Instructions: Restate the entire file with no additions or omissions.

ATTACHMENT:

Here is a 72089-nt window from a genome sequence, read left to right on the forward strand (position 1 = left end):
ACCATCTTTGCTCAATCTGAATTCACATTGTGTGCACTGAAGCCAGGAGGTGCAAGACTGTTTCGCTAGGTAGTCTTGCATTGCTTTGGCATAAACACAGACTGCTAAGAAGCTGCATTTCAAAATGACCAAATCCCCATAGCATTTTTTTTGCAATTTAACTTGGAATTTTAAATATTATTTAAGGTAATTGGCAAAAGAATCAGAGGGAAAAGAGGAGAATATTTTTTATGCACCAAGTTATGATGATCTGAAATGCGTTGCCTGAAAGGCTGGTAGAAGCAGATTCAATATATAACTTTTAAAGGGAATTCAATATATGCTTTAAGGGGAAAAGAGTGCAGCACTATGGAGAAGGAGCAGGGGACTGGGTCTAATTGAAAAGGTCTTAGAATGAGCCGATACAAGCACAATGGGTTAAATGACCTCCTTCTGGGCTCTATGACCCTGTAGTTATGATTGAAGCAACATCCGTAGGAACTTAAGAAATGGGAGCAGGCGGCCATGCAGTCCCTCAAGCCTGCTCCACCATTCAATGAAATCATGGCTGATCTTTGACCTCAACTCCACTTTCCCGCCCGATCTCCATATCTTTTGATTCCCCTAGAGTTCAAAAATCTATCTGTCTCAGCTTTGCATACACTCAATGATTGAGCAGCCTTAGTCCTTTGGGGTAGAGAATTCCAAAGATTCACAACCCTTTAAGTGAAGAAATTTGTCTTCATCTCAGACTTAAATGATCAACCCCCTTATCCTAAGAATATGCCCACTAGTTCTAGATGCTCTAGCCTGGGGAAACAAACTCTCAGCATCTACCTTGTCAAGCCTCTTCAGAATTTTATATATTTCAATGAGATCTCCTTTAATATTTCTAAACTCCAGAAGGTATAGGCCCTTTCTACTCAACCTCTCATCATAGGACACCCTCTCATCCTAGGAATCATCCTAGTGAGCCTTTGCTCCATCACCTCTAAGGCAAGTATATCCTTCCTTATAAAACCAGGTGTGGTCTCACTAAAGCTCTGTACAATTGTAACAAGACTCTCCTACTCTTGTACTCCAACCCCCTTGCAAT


Here is a 72089-nt window from a genome sequence, read left to right on the forward strand (position 1 = left end):
ACCATCTTTGCTCAATCTGAATTCACATTGTGTGCACTGAAGCCAGGAGGTGCAAGACTGTTTCGCTAGGTAGTCTTGCATTGCTTTGGCATAAACACAGACTGCTAAGAAGCTGCATTTCAAAATGACCAAATCCCCATAGCATTTTTTTTGCAATTTAACTTGGAATTTTAAATATTATTTAAGGTAATTGGCAAAAGAATCAGAGGGAAAAGAGGAGAATATTTTTTATGCACCAAGTTATGATGATCTGAAATGCGTTGCCTGAAAGGCTGGTAGAAGCAGATTCAATATATAACTTTTAAAGGGAATTCAATATATGCTTTAAGGGGAAAAGAGTGCAGCACTATGGAGAAGGAGCAGGGGACTGGGTCTAATTGAAAAGGTCTTAGAATGAGCCGATACAAGCACAATGGGTTAAATGACCTCCTTCTGGGCTCTATGACCCTGTAGTTATGATTGAAGCAACATCCGTAGGAACTTAAGAAATGGGAGCAGGCGGCCATGCAGTCCCTCAAGCCTGCTCCACCATTCAATGAAATCATGGCTGATCTTTGACCTCAACTCCACTTTCCCGCCCGATCTCCATATCTTTTGATTCCCCTAGAGTTCAAAAATCTATCTGTCTCAGCTTTGCATACACTCAATGATTGAGCAGCCTTAGTCCTTTGGGGTAGAGAATTCCAAAGATTCACAACCCTTTAAGTGAAGAAATTTGTCTTCATCTCAGACTTAAATGATCAACCCCCTTATCCTAAGAATATGCCCACTAGTTCTAGATGCTCTAGCCTGGGGAAACAAACTCTCAGCATCTACCTTGTCAAGCCTCTTCAGAATTTTATATATTTCAATGAGATCTCCTTTAATATTTCTAAACTCCAGAAGGTATAGGCCCTTTCTACTCAACCTCTCATCATAGGACACCCTCTCATCCTAGGAATCATCCTAGTGAGCCTTTGCTCCATCACCTCTAAGGCAAGTATATCCTTCCTTATAAAACCAGGTGTGGTCTCACTAAAGCTCTGTACAATTGTAACAAGACTCTCCTACTCTTGTACTCCAACCCCCTTGCAAT